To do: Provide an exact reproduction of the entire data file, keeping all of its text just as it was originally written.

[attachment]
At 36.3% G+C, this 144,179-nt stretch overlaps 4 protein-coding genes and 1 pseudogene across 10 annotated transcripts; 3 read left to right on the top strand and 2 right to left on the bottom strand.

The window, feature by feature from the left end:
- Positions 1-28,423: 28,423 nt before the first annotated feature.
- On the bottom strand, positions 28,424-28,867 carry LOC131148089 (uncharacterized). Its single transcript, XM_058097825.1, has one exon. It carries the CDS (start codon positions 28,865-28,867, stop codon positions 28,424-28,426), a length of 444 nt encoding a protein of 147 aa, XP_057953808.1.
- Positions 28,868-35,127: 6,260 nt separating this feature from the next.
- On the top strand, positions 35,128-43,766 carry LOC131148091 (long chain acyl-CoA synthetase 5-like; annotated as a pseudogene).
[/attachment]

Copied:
At 36.3% G+C, this 144,179-nt stretch overlaps 4 protein-coding genes and 1 pseudogene across 10 annotated transcripts; 3 read left to right on the top strand and 2 right to left on the bottom strand.

The window, feature by feature from the left end:
- Positions 1-28,423: 28,423 nt before the first annotated feature.
- On the bottom strand, positions 28,424-28,867 carry LOC131148089 (uncharacterized). Its single transcript, XM_058097825.1, has one exon. It carries the CDS (start codon positions 28,865-28,867, stop codon positions 28,424-28,426), a length of 444 nt encoding a protein of 147 aa, XP_057953808.1.
- Positions 28,868-35,127: 6,260 nt separating this feature from the next.
- On the top strand, positions 35,128-43,766 carry LOC131148091 (long chain acyl-CoA synthetase 5-like; annotated as a pseudogene).